Top Takeaways from the Unit 42 Cloud Threat Report

In just a matter of months during the COVID-19 pandemic, the percentage of employees working remotely jumped alarmingly from 20% to 71%. The World Health Organization (WHO) declared COVID-19 a pandemic in March 2020, and in response enterprises quickly scaled their cloud spend in the third quarter of that same year. Remote work surged, and organizations accelerated their cloud migration plans. Needless to say, Q3 of 2020 saw a massive influx of companies moving to the cloud.

 

So what does a seismic, unexpected shift to cloud services mean for security?

 

Our elite cloud threat researchers utilized data pulled from our global array of sensors and found a correlation between the increased cloud spend due to COVID-19 and security incidents: organizations across the world increased their cloud workloads without fully understanding the security implications, leading to an explosion of cloud security breaches. Despite the migration, our research shows that cloud security programs for many organizations are still in their infancy when it comes to automating security controls (i.e. DevSecOps and shifting left). Scaling cloud services without automated security controls embedded across the entire development pipeline is a toxic combination. 

 

Continue reading to discover the top takeaways from the 1H 2021 Unit 42 Cloud Threat Report, learn about COVID-19’s global impact on security posture, and receive a free download of the full report. 

 

COVID-19 Cloud Security Incidents Varied By Industry

 

The first significant takeaway from the Unit 42 research is that cloud security incidents differed depending on the industry. Additionally, there were significant increases in a wide variety of security risks during the COVID-19 pandemic. Risks included unencrypted cloud data, public exposure of cloud resources, insecure port configurations, and more.

 

 

 

Cloud security incidents for the retail, manufacturing, and government industries rose by 402%, 230%, and 205%, respectively. These industries were among those facing the greatest pressures to adapt and scale in the face of the pandemic — retailers needed new ways to quickly provide basic necessities, while manufacturing and government organizations had to deliver COVID-19 supplies and aid. Industries that play crucial roles in combating the pandemic continue to struggle to secure their cloud workloads, underscoring the danger of underinvesting in cloud security.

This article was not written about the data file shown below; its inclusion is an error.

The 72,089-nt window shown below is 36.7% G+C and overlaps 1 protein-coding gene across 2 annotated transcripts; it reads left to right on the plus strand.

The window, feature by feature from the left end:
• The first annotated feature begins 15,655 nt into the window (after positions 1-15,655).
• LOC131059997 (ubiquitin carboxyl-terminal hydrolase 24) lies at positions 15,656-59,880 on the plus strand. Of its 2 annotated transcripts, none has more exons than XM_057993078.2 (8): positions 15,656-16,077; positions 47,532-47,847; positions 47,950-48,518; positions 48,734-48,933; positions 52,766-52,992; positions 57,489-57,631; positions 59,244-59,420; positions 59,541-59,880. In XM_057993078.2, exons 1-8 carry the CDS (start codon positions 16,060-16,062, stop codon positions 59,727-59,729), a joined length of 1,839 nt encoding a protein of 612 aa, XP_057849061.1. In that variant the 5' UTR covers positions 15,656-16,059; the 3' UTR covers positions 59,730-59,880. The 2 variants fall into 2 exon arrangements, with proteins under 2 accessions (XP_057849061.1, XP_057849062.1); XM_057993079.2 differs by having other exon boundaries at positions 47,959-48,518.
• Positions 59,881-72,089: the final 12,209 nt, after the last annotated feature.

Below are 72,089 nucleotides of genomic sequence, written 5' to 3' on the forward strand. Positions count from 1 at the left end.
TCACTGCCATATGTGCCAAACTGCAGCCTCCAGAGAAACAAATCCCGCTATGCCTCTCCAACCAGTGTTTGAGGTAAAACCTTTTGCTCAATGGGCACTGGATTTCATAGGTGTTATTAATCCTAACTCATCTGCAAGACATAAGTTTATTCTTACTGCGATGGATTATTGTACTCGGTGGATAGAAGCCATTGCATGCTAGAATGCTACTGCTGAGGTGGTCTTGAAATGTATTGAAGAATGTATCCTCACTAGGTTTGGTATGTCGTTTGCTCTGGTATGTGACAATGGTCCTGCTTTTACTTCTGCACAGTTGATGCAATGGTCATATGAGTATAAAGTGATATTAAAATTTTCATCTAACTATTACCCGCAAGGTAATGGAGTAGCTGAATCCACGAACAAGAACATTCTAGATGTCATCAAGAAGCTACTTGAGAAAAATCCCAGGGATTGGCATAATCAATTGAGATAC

Although cloud infrastructure allows businesses to quickly expand their remote work capabilities, automated security controls around DevOps and continuous integration/continuous delivery (CI/CD) pipelines often lag behind this rapid movement.

 

Cryptomining Increased While Cryptojacking Decreased

 

Another takeaway was the discovery of some unexpected trends in regards to cryptomining and cryptojacking. The cryptocurrency industry has always been a popular target for attackers, even before the pandemic. However, Unit 42 research revealed the increase of cryptomining and the decrease of cryptojacking during the outbreak of COVID-19. 

Cryptomining is the process of contributing computer processing power to validating blockchain transactions for the reward of getting paid in cryptocurrency. Cryptojacking is a type of cyberattack in which the attackers attempt to stay undetected for as long as possible while hijacking a computer system’s resources to mine cryptocurrency for their own gain.